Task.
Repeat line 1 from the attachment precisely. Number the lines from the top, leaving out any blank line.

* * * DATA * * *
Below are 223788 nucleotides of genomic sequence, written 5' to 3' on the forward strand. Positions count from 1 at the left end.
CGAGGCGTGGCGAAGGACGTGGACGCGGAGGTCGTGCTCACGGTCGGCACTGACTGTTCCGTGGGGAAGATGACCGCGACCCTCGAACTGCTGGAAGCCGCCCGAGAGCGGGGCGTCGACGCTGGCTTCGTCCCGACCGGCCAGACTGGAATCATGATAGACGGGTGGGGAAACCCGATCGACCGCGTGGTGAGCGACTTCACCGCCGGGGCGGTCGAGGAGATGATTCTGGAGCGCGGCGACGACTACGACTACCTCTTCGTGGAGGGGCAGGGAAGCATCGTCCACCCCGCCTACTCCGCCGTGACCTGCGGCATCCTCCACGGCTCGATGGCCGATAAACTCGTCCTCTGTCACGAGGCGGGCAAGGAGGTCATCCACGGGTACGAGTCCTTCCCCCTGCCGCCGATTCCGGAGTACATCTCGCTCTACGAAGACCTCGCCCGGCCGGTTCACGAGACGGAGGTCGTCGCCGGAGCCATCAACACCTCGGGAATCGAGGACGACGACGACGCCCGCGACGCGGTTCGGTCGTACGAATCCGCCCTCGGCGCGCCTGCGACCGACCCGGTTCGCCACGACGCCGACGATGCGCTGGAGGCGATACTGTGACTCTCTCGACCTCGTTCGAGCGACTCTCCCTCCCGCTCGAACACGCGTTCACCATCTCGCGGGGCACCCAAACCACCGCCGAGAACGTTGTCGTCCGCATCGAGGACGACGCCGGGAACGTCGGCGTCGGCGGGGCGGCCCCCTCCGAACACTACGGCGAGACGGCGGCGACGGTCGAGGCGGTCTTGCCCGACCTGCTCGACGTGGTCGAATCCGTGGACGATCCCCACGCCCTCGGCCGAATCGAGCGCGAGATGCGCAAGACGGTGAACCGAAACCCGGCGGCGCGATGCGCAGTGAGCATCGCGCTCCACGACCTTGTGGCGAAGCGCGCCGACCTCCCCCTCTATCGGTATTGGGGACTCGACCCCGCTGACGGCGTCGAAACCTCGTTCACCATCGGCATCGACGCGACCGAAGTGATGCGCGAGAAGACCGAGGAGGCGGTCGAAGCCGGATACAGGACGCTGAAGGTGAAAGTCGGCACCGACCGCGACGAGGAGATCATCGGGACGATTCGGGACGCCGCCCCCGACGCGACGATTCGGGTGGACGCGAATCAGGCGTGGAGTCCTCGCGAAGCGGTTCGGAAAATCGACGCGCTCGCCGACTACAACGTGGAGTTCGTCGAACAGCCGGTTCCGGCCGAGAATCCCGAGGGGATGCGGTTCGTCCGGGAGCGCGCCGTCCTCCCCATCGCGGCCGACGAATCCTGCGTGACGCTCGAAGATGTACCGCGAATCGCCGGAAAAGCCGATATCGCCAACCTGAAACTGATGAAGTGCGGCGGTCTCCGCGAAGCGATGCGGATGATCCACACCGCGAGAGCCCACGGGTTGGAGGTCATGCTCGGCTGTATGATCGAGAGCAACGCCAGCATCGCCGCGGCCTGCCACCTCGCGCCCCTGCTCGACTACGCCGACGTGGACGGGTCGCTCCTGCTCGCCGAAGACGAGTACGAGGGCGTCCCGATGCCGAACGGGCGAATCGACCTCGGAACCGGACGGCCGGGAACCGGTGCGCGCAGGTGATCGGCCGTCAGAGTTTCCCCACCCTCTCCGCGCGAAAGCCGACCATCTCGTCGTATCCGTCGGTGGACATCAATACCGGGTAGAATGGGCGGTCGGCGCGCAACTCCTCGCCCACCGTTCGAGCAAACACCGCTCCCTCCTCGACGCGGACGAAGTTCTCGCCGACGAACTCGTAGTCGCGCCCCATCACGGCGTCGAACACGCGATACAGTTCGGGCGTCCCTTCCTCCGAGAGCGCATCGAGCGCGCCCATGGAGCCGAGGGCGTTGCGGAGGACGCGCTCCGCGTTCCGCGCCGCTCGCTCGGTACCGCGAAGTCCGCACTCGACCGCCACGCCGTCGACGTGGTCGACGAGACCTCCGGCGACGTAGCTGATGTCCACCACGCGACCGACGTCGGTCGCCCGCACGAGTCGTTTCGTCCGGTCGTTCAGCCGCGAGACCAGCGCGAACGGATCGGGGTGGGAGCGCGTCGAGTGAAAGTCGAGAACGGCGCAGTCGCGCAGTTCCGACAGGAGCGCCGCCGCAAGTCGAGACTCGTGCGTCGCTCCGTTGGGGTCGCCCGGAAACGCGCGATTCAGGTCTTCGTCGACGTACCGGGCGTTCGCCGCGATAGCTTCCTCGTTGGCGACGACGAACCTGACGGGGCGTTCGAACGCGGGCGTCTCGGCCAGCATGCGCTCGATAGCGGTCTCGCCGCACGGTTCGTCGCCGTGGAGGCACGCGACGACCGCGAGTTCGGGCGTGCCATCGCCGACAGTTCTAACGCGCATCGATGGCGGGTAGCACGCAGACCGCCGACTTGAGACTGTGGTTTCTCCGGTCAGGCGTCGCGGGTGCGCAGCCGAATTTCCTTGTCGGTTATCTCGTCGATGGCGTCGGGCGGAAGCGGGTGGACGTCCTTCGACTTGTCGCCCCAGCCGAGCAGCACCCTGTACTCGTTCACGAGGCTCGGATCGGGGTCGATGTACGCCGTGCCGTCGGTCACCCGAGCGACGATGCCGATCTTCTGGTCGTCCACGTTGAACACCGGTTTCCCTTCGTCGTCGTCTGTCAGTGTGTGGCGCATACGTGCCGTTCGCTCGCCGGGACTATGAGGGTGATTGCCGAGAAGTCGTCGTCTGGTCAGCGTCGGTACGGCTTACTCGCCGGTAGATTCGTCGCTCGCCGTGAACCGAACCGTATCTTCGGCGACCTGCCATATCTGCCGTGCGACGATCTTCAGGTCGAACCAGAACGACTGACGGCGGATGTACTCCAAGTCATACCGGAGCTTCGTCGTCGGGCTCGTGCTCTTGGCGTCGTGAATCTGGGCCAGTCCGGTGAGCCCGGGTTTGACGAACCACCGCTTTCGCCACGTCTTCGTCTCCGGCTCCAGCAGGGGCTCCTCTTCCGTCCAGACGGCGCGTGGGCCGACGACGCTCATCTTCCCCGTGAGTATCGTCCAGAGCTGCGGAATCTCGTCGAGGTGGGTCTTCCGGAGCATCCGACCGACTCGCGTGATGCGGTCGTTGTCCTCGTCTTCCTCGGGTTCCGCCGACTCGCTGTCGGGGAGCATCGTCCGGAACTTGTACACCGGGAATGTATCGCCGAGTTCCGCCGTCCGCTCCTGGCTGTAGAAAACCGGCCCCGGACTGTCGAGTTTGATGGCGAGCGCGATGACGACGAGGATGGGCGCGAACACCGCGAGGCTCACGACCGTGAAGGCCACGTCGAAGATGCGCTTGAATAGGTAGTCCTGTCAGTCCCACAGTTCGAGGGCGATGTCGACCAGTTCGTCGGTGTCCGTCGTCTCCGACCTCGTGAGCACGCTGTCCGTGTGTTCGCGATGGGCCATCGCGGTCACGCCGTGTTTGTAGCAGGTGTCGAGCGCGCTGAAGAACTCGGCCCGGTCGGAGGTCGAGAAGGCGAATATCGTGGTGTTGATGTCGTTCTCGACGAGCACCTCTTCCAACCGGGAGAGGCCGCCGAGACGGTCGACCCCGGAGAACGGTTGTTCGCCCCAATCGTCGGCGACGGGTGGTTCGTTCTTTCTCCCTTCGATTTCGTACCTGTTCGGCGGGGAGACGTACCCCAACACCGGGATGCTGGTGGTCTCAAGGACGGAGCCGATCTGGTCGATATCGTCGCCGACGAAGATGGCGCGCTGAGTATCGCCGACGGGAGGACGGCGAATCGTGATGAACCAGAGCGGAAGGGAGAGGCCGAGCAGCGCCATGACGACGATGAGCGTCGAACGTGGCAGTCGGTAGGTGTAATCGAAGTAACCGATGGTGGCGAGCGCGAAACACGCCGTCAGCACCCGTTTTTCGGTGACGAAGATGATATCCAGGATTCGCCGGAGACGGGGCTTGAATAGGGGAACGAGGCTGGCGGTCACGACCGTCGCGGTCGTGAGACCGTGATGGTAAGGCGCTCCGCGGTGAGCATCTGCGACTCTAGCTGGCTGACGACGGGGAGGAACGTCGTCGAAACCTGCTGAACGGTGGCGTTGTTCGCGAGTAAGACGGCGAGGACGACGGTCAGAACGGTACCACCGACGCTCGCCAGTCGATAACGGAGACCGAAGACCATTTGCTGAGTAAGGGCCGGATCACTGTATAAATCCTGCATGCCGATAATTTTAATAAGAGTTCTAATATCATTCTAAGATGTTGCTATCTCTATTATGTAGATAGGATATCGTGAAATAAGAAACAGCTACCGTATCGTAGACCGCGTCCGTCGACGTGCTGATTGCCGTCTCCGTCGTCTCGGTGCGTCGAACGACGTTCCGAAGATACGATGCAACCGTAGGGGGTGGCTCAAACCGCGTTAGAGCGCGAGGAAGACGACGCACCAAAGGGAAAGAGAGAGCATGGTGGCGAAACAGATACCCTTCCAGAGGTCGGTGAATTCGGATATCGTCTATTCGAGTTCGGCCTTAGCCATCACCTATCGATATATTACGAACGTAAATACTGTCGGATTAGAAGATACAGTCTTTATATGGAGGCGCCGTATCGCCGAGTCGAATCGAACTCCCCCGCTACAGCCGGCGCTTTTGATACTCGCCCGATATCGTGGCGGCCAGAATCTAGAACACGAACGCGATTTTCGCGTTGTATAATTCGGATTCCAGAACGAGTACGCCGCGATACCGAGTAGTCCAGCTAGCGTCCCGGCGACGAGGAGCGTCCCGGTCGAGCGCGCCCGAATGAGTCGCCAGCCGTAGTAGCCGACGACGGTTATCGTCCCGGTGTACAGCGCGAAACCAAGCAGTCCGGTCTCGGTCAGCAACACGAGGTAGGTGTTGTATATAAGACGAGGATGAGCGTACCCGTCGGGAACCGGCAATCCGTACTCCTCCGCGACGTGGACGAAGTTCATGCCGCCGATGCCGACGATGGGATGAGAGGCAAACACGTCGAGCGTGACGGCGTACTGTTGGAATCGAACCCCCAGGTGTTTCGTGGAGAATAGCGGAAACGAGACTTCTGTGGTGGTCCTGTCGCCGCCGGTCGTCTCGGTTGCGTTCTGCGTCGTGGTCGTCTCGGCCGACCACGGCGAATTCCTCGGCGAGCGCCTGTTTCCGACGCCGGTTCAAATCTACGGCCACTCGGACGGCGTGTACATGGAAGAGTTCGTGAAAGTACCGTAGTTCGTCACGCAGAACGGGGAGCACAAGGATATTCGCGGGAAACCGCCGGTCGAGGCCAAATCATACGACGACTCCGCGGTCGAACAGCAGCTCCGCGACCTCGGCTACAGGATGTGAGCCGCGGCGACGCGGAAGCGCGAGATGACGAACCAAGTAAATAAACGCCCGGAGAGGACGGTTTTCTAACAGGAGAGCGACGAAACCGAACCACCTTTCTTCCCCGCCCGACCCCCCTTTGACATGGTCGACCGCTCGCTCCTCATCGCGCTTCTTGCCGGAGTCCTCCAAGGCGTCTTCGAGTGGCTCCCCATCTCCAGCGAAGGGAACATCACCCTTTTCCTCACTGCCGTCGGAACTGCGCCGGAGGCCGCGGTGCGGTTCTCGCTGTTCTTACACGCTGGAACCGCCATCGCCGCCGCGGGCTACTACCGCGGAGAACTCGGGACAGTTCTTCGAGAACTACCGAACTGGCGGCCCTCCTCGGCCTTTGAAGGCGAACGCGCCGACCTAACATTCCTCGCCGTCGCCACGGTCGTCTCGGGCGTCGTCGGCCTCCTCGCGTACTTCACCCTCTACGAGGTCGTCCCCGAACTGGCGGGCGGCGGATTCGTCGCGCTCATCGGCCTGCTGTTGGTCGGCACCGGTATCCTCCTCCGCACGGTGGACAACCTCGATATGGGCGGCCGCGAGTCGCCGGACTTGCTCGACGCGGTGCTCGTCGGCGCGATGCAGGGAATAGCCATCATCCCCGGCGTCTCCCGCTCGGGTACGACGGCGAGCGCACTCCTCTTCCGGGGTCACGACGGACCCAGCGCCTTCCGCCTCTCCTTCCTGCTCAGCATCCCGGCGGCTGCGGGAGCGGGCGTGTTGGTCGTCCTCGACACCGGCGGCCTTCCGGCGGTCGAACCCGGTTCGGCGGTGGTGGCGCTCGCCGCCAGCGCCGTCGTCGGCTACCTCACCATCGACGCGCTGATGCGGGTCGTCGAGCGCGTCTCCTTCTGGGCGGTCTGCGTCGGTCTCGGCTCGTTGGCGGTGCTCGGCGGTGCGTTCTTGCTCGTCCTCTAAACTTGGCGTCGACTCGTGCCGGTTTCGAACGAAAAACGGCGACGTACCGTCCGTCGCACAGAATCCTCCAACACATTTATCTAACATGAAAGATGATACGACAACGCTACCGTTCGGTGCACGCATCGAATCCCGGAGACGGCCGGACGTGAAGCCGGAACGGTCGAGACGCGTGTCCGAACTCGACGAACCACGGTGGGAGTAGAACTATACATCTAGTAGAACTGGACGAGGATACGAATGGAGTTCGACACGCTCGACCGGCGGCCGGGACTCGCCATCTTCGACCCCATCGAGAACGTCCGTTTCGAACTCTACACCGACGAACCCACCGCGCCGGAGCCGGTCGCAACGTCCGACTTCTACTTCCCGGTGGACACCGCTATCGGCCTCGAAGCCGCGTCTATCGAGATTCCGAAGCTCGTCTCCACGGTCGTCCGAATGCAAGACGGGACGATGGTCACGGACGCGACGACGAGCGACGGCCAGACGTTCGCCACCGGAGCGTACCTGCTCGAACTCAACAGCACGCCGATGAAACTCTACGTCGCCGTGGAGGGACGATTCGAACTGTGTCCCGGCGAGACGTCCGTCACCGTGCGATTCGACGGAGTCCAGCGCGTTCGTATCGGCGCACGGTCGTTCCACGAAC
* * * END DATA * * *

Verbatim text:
Below are 223788 nucleotides of genomic sequence, written 5' to 3' on the forward strand. Positions count from 1 at the left end.